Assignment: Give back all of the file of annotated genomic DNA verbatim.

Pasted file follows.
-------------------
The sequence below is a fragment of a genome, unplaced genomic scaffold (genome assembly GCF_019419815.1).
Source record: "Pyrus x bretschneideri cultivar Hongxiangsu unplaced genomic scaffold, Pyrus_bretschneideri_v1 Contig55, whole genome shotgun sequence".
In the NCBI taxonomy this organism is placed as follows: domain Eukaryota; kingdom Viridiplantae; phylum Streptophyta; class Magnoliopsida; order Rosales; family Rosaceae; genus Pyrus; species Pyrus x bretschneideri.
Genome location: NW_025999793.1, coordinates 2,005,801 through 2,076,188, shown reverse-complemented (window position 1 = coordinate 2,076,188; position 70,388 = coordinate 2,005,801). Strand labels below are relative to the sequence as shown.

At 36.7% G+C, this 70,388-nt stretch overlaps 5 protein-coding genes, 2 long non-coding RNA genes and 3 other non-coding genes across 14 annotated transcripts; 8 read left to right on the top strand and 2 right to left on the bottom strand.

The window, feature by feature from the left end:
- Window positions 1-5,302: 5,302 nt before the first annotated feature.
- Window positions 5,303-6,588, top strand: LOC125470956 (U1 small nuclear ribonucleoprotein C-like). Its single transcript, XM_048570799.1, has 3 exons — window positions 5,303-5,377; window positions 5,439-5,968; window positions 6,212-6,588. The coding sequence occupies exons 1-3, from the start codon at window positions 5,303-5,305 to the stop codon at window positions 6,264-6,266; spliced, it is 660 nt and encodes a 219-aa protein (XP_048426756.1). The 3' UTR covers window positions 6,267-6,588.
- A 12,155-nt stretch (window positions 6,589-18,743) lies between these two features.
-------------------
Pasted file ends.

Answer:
The sequence below is a fragment of a genome, unplaced genomic scaffold (genome assembly GCF_019419815.1).
Source record: "Pyrus x bretschneideri cultivar Hongxiangsu unplaced genomic scaffold, Pyrus_bretschneideri_v1 Contig55, whole genome shotgun sequence".
In the NCBI taxonomy this organism is placed as follows: domain Eukaryota; kingdom Viridiplantae; phylum Streptophyta; class Magnoliopsida; order Rosales; family Rosaceae; genus Pyrus; species Pyrus x bretschneideri.
Genome location: NW_025999793.1, coordinates 2,005,801 through 2,076,188, shown reverse-complemented (window position 1 = coordinate 2,076,188; position 70,388 = coordinate 2,005,801). Strand labels below are relative to the sequence as shown.

At 36.7% G+C, this 70,388-nt stretch overlaps 5 protein-coding genes, 2 long non-coding RNA genes and 3 other non-coding genes across 14 annotated transcripts; 8 read left to right on the top strand and 2 right to left on the bottom strand.

The window, feature by feature from the left end:
- Window positions 1-5,302: 5,302 nt before the first annotated feature.
- Window positions 5,303-6,588, top strand: LOC125470956 (U1 small nuclear ribonucleoprotein C-like). Its single transcript, XM_048570799.1, has 3 exons — window positions 5,303-5,377; window positions 5,439-5,968; window positions 6,212-6,588. The coding sequence occupies exons 1-3, from the start codon at window positions 5,303-5,305 to the stop codon at window positions 6,264-6,266; spliced, it is 660 nt and encodes a 219-aa protein (XP_048426756.1). The 3' UTR covers window positions 6,267-6,588.
- A 12,155-nt stretch (window positions 6,589-18,743) lies between these two features.